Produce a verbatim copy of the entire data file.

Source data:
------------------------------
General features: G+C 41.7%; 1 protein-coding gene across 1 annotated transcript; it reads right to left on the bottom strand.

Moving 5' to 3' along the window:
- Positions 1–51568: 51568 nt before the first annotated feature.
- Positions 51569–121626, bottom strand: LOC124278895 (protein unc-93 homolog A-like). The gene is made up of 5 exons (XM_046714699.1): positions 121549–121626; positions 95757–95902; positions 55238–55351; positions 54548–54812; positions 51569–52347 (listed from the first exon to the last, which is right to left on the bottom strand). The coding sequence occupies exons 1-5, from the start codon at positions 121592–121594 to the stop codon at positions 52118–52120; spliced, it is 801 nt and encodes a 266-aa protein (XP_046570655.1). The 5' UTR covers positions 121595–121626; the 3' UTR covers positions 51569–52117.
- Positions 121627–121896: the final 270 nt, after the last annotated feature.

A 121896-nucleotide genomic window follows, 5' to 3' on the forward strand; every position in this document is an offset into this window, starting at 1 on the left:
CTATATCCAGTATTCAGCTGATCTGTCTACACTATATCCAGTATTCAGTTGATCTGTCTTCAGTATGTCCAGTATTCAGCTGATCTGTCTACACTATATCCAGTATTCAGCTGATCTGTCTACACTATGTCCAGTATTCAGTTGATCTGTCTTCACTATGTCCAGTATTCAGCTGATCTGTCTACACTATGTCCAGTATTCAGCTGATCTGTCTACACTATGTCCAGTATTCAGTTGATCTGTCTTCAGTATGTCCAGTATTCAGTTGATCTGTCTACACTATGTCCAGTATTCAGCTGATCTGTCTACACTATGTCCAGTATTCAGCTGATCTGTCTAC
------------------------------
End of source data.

General features: G+C 41.7%; 1 protein-coding gene across 1 annotated transcript; it reads right to left on the bottom strand.

Moving 5' to 3' along the window:
- Positions 1–51568: 51568 nt before the first annotated feature.
- Positions 51569–121626, bottom strand: LOC124278895 (protein unc-93 homolog A-like). The gene is made up of 5 exons (XM_046714699.1): positions 121549–121626; positions 95757–95902; positions 55238–55351; positions 54548–54812; positions 51569–52347 (listed from the first exon to the last, which is right to left on the bottom strand). The coding sequence occupies exons 1-5, from the start codon at positions 121592–121594 to the stop codon at positions 52118–52120; spliced, it is 801 nt and encodes a 266-aa protein (XP_046570655.1). The 5' UTR covers positions 121595–121626; the 3' UTR covers positions 51569–52117.
- Positions 121627–121896: the final 270 nt, after the last annotated feature.

A 121896-nucleotide genomic window follows, 5' to 3' on the forward strand; every position in this document is an offset into this window, starting at 1 on the left:
CTATATCCAGTATTCAGCTGATCTGTCTACACTATATCCAGTATTCAGTTGATCTGTCTTCAGTATGTCCAGTATTCAGCTGATCTGTCTACACTATATCCAGTATTCAGCTGATCTGTCTACACTATGTCCAGTATTCAGTTGATCTGTCTTCACTATGTCCAGTATTCAGCTGATCTGTCTACACTATGTCCAGTATTCAGCTGATCTGTCTACACTATGTCCAGTATTCAGTTGATCTGTCTTCAGTATGTCCAGTATTCAGTTGATCTGTCTACACTATGTCCAGTATTCAGCTGATCTGTCTACACTATGTCCAGTATTCAGCTGATCTGTCTAC